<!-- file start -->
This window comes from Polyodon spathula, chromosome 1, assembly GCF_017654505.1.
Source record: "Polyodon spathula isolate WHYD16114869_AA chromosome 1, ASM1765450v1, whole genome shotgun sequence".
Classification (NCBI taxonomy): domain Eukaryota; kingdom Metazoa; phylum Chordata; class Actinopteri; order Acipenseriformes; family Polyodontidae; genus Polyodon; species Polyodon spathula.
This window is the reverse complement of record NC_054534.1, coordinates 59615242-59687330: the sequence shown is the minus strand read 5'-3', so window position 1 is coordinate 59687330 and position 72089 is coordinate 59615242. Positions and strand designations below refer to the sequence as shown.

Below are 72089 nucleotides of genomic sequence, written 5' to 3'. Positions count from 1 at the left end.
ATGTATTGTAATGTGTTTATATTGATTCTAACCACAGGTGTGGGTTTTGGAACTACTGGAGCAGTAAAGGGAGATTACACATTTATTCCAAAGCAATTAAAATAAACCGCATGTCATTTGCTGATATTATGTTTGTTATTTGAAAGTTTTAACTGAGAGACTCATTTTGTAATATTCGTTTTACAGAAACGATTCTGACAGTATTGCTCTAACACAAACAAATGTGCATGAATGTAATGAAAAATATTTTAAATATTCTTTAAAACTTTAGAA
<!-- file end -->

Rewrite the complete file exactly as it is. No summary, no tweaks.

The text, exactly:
This window comes from Polyodon spathula, chromosome 1, assembly GCF_017654505.1.
Source record: "Polyodon spathula isolate WHYD16114869_AA chromosome 1, ASM1765450v1, whole genome shotgun sequence".
Classification (NCBI taxonomy): domain Eukaryota; kingdom Metazoa; phylum Chordata; class Actinopteri; order Acipenseriformes; family Polyodontidae; genus Polyodon; species Polyodon spathula.
This window is the reverse complement of record NC_054534.1, coordinates 59615242-59687330: the sequence shown is the minus strand read 5'-3', so window position 1 is coordinate 59687330 and position 72089 is coordinate 59615242. Positions and strand designations below refer to the sequence as shown.

Below are 72089 nucleotides of genomic sequence, written 5' to 3'. Positions count from 1 at the left end.
ATGTATTGTAATGTGTTTATATTGATTCTAACCACAGGTGTGGGTTTTGGAACTACTGGAGCAGTAAAGGGAGATTACACATTTATTCCAAAGCAATTAAAATAAACCGCATGTCATTTGCTGATATTATGTTTGTTATTTGAAAGTTTTAACTGAGAGACTCATTTTGTAATATTCGTTTTACAGAAACGATTCTGACAGTATTGCTCTAACACAAACAAATGTGCATGAATGTAATGAAAAATATTTTAAATATTCTTTAAAACTTTAGAA